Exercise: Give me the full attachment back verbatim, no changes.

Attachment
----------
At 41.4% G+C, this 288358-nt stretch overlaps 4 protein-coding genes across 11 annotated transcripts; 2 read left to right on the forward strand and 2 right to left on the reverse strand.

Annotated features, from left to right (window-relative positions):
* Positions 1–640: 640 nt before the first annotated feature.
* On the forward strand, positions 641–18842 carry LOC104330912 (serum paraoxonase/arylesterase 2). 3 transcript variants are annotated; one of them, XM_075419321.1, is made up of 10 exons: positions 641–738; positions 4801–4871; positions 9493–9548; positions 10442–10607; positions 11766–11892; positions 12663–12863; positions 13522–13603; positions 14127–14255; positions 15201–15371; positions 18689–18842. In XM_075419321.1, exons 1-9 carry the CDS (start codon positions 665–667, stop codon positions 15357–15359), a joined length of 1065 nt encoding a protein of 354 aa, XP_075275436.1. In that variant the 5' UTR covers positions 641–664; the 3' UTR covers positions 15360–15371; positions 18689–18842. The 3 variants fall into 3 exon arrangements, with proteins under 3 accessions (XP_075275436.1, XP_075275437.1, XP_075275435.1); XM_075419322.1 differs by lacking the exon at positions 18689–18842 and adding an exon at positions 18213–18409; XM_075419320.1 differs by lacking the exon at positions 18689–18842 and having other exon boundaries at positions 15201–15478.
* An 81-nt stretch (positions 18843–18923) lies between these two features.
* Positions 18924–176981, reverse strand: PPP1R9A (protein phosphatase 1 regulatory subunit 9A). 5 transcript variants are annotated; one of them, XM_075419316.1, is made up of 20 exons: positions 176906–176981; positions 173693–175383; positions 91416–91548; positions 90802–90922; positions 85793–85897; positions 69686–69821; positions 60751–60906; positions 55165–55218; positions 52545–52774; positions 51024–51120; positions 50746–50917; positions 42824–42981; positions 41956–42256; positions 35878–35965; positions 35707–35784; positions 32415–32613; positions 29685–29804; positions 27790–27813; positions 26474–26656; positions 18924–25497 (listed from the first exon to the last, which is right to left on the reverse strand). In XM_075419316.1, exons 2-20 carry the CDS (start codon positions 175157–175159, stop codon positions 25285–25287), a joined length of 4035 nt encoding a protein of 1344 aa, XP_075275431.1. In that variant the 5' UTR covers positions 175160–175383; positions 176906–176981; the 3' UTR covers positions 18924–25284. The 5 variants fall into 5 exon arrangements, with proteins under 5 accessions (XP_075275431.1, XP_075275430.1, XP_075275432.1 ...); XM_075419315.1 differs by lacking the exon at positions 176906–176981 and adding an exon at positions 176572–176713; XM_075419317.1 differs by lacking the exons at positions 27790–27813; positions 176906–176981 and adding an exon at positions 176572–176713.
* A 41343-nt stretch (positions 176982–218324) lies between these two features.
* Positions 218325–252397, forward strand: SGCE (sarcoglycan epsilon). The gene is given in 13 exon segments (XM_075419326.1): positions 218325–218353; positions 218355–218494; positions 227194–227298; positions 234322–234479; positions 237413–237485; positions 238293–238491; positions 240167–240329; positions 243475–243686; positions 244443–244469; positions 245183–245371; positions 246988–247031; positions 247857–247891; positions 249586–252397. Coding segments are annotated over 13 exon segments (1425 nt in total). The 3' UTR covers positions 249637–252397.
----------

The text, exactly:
At 41.4% G+C, this 288358-nt stretch overlaps 4 protein-coding genes across 11 annotated transcripts; 2 read left to right on the forward strand and 2 right to left on the reverse strand.

Annotated features, from left to right (window-relative positions):
* Positions 1–640: 640 nt before the first annotated feature.
* On the forward strand, positions 641–18842 carry LOC104330912 (serum paraoxonase/arylesterase 2). 3 transcript variants are annotated; one of them, XM_075419321.1, is made up of 10 exons: positions 641–738; positions 4801–4871; positions 9493–9548; positions 10442–10607; positions 11766–11892; positions 12663–12863; positions 13522–13603; positions 14127–14255; positions 15201–15371; positions 18689–18842. In XM_075419321.1, exons 1-9 carry the CDS (start codon positions 665–667, stop codon positions 15357–15359), a joined length of 1065 nt encoding a protein of 354 aa, XP_075275436.1. In that variant the 5' UTR covers positions 641–664; the 3' UTR covers positions 15360–15371; positions 18689–18842. The 3 variants fall into 3 exon arrangements, with proteins under 3 accessions (XP_075275436.1, XP_075275437.1, XP_075275435.1); XM_075419322.1 differs by lacking the exon at positions 18689–18842 and adding an exon at positions 18213–18409; XM_075419320.1 differs by lacking the exon at positions 18689–18842 and having other exon boundaries at positions 15201–15478.
* An 81-nt stretch (positions 18843–18923) lies between these two features.
* Positions 18924–176981, reverse strand: PPP1R9A (protein phosphatase 1 regulatory subunit 9A). 5 transcript variants are annotated; one of them, XM_075419316.1, is made up of 20 exons: positions 176906–176981; positions 173693–175383; positions 91416–91548; positions 90802–90922; positions 85793–85897; positions 69686–69821; positions 60751–60906; positions 55165–55218; positions 52545–52774; positions 51024–51120; positions 50746–50917; positions 42824–42981; positions 41956–42256; positions 35878–35965; positions 35707–35784; positions 32415–32613; positions 29685–29804; positions 27790–27813; positions 26474–26656; positions 18924–25497 (listed from the first exon to the last, which is right to left on the reverse strand). In XM_075419316.1, exons 2-20 carry the CDS (start codon positions 175157–175159, stop codon positions 25285–25287), a joined length of 4035 nt encoding a protein of 1344 aa, XP_075275431.1. In that variant the 5' UTR covers positions 175160–175383; positions 176906–176981; the 3' UTR covers positions 18924–25284. The 5 variants fall into 5 exon arrangements, with proteins under 5 accessions (XP_075275431.1, XP_075275430.1, XP_075275432.1 ...); XM_075419315.1 differs by lacking the exon at positions 176906–176981 and adding an exon at positions 176572–176713; XM_075419317.1 differs by lacking the exons at positions 27790–27813; positions 176906–176981 and adding an exon at positions 176572–176713.
* A 41343-nt stretch (positions 176982–218324) lies between these two features.
* Positions 218325–252397, forward strand: SGCE (sarcoglycan epsilon). The gene is given in 13 exon segments (XM_075419326.1): positions 218325–218353; positions 218355–218494; positions 227194–227298; positions 234322–234479; positions 237413–237485; positions 238293–238491; positions 240167–240329; positions 243475–243686; positions 244443–244469; positions 245183–245371; positions 246988–247031; positions 247857–247891; positions 249586–252397. Coding segments are annotated over 13 exon segments (1425 nt in total). The 3' UTR covers positions 249637–252397.